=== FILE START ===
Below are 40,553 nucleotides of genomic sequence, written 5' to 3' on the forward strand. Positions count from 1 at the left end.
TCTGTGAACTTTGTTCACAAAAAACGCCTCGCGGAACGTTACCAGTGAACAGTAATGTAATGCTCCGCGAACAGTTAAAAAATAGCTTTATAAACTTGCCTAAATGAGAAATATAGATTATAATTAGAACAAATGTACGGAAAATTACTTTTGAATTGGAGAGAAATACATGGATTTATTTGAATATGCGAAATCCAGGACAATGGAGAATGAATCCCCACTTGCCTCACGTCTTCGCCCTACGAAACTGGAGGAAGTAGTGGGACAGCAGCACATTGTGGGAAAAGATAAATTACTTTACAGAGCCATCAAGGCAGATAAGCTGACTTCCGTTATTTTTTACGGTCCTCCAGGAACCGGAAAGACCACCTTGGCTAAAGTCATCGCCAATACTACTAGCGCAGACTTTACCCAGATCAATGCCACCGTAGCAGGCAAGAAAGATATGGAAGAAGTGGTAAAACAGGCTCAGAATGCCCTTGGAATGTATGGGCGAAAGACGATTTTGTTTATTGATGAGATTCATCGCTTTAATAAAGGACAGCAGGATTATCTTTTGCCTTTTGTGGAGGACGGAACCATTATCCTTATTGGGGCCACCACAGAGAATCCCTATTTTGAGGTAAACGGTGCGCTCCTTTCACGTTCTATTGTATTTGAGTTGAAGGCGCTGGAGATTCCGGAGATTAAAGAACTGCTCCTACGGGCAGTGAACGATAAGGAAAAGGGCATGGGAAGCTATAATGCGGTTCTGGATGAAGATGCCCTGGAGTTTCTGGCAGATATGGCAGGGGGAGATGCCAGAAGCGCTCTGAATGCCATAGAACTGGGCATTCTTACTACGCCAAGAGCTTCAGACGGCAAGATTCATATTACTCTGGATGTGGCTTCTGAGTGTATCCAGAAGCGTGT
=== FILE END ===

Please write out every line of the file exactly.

Below are 40,553 nucleotides of genomic sequence, written 5' to 3' on the forward strand. Positions count from 1 at the left end.
TCTGTGAACTTTGTTCACAAAAAACGCCTCGCGGAACGTTACCAGTGAACAGTAATGTAATGCTCCGCGAACAGTTAAAAAATAGCTTTATAAACTTGCCTAAATGAGAAATATAGATTATAATTAGAACAAATGTACGGAAAATTACTTTTGAATTGGAGAGAAATACATGGATTTATTTGAATATGCGAAATCCAGGACAATGGAGAATGAATCCCCACTTGCCTCACGTCTTCGCCCTACGAAACTGGAGGAAGTAGTGGGACAGCAGCACATTGTGGGAAAAGATAAATTACTTTACAGAGCCATCAAGGCAGATAAGCTGACTTCCGTTATTTTTTACGGTCCTCCAGGAACCGGAAAGACCACCTTGGCTAAAGTCATCGCCAATACTACTAGCGCAGACTTTACCCAGATCAATGCCACCGTAGCAGGCAAGAAAGATATGGAAGAAGTGGTAAAACAGGCTCAGAATGCCCTTGGAATGTATGGGCGAAAGACGATTTTGTTTATTGATGAGATTCATCGCTTTAATAAAGGACAGCAGGATTATCTTTTGCCTTTTGTGGAGGACGGAACCATTATCCTTATTGGGGCCACCACAGAGAATCCCTATTTTGAGGTAAACGGTGCGCTCCTTTCACGTTCTATTGTATTTGAGTTGAAGGCGCTGGAGATTCCGGAGATTAAAGAACTGCTCCTACGGGCAGTGAACGATAAGGAAAAGGGCATGGGAAGCTATAATGCGGTTCTGGATGAAGATGCCCTGGAGTTTCTGGCAGATATGGCAGGGGGAGATGCCAGAAGCGCTCTGAATGCCATAGAACTGGGCATTCTTACTACGCCAAGAGCTTCAGACGGCAAGATTCATATTACTCTGGATGTGGCTTCTGAGTGTATCCAGAAGCGTGT